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Government spends too much on military

BY KATIE KUNTZ | JUNE 27, 2012 6:30 AM

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On June 20, the greatest nation in the world successfully launched an Atlas 5 rocket to shuttle a spy satellite into space — which is totally awesome. More awesome yet was that the launch marked the 50th successful "Evolved Expandable Launch Vehicle" mission.

Admit it, the fantastically awesome military is eclipsed only by its immensity, which is astounding.

In fact, 4.8 percent of U.S. GDP was spent on the military. That is $700,163,343,040.27 annually, according to World Bank 2010 reports. We spend more than the next 15 top spending countries combined. The United States accounts for 41 percent of all military spending in the world, and that is over the top.

It's a lot of money — and when we compare those amounts with the current budget deficit, the numbers become down right alarming. So every day, we hear politicians proclaiming their want to lessen the deficit, while our military is insurmountable.

Sen. Tom Harkin, D-Iowa, noted that there is no armed forced in the world "that is remotely capable of overcoming our overwhelming force."

"To put it bluntly, the United States can still maintain its security, defend our vital interests, and field the finest military in the world while spending a lot less money," said Harkin, a Vietman War veteran.

Americans want to cut the deficit, but the methodology tends to incite debate. In the end, public education often sees cuts.

In Iowa, the average teacher salary ranks 38th, and starting salary ranks 42nd among the states.

Students all know about tuition increases, loan-rate increases, and they understand budget cuts. We bear the brunt of education cuts, and the military grows ever larger.

The rationale for our outrageous spending is that immense military prowess puts us in a place where we are able to keep the peace. When the United States gets involved, conflicts are resolved and missions accomplished.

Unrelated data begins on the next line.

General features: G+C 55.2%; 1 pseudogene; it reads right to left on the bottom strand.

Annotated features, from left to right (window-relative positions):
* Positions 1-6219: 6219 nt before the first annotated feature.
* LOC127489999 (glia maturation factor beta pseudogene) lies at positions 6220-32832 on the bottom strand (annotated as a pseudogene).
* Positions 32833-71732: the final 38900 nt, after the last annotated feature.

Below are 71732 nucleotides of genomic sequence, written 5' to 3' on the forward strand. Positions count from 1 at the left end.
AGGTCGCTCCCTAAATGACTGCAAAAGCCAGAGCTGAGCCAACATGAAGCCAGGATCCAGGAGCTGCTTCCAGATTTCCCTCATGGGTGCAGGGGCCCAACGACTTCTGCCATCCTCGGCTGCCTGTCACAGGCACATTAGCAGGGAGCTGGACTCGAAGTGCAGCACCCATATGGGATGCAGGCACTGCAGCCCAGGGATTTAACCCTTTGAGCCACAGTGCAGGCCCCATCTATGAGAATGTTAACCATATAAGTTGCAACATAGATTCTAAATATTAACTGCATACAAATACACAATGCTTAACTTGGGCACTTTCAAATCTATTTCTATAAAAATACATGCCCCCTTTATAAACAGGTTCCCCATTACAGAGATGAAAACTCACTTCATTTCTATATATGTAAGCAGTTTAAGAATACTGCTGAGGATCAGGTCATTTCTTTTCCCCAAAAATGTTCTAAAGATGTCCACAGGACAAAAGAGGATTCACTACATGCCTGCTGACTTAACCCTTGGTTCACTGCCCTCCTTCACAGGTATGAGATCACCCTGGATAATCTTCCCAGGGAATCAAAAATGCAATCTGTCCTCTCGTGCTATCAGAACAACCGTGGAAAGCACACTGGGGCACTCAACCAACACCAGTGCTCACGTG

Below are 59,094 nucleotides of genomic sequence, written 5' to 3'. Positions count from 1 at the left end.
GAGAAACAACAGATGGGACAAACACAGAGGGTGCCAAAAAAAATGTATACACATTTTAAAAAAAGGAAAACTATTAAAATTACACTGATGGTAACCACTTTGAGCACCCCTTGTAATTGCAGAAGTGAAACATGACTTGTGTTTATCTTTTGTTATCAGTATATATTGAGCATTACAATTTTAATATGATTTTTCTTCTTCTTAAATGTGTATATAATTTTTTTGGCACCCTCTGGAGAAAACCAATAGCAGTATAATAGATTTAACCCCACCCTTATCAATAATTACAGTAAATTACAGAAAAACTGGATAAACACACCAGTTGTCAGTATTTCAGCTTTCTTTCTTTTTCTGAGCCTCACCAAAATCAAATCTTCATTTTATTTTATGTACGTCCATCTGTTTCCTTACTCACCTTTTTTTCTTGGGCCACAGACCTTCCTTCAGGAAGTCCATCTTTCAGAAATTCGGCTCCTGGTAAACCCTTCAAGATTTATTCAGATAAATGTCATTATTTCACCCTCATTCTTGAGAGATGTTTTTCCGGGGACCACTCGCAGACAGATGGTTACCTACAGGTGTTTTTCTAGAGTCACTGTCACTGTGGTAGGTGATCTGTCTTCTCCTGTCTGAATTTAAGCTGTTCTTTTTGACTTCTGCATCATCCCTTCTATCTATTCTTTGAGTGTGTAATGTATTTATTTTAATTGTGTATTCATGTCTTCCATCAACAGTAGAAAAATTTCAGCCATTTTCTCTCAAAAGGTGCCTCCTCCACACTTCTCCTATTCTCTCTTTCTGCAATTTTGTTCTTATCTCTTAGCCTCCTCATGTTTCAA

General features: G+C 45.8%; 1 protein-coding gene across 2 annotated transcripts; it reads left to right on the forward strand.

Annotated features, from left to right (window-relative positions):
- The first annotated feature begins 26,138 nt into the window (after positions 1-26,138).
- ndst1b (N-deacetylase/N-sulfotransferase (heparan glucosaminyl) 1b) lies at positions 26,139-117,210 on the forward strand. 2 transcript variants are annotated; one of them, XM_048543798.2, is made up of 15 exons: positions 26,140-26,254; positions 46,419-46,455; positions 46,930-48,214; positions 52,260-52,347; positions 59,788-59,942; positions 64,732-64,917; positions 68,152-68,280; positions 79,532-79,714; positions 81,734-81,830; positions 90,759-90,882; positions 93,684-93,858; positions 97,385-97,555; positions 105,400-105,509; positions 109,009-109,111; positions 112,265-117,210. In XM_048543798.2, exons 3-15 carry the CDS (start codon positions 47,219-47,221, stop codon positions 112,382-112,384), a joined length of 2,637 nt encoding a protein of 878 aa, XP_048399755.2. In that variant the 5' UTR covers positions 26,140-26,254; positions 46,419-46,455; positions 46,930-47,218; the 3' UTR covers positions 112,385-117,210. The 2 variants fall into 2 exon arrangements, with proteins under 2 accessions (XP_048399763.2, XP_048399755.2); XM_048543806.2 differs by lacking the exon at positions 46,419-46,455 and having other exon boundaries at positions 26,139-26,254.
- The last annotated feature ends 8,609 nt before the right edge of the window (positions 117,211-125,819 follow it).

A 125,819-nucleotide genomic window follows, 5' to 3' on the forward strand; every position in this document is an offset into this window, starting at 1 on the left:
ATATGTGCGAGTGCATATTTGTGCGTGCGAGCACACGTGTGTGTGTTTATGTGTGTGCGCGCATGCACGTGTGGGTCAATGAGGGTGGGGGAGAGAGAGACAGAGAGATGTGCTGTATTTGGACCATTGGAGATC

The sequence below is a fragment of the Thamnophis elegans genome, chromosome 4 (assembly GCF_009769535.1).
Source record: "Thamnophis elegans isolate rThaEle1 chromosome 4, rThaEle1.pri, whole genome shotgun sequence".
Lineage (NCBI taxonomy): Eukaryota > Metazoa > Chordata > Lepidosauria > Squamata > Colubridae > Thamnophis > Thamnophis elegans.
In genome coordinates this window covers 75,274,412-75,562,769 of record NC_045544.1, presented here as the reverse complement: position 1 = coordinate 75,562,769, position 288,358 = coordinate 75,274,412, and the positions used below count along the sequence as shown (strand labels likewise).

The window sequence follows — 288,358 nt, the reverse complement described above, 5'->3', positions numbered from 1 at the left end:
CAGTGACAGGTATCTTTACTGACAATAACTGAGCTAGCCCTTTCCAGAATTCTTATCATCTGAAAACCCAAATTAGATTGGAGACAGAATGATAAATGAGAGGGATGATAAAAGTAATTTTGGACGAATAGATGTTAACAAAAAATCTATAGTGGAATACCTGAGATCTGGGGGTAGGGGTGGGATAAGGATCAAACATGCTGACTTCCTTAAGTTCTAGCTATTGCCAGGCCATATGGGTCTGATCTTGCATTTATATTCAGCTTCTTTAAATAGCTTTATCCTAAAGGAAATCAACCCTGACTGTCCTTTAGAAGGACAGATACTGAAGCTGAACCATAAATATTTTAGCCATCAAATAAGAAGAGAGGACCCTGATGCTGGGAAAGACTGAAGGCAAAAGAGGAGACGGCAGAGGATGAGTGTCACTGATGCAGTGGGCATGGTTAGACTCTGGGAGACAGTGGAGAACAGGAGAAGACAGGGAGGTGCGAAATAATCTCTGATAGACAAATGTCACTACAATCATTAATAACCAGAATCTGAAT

Sen. Chuck Grassley, R-Iowa, " is concerned America would pay an even heavier price and put future generations at even greater risk if the United States would surrender to freedom-hating terrorists, insurgents, and Islamic extremists who want to wipe America and Western civilization off the face of the Earth," according to his website. When asked, Grassley declined to explain further.

Unfortunately, the arguments lack merit when evaluated based on current facts. Take for example, the wars with Iraq and Afghanistan. Despite the immense might of our military, it is unclear that any of the countries involved are better off today than they were 10 years ago. We have lost the lives of good people, and sure, Iraq doesn't have any weapons of mass destruction, but then again, it never did.

Pouring government dollars down the military drain has done very little to boost our struggling economy, in part because we have even been purchasing weaponry from China — and China's been sending us counterfeits.

No joke. The Senate Armed Services Committee last year launched an investigation into counterfeit parts. Chairman Carl Levin, D-Mich., released a statement in May announcing that "counterfeit electronic parts from China … intended for Special Operations helicopters (include) 1,800 cases of bogus parts."

The yearlong investigation "found a total number of suspect counterfeit parts involved in those 1,800 cases exceeding 1 million."

It is decidedly not awesome that the largest military force doesn't build its own weapons or Special Operations helicopters.

Imagine our nation's potential if instead of purchasing counterfeit parts from China, or launching 31 Atlas 5 spy rockets, we put that money back into our schools — even if only so that we train our own engineers to manufacture weaponry rather than counterfeiters in China.

Education yields peace, weapons mean war. Right now, the military is taking too much of our resources from other important priorities.


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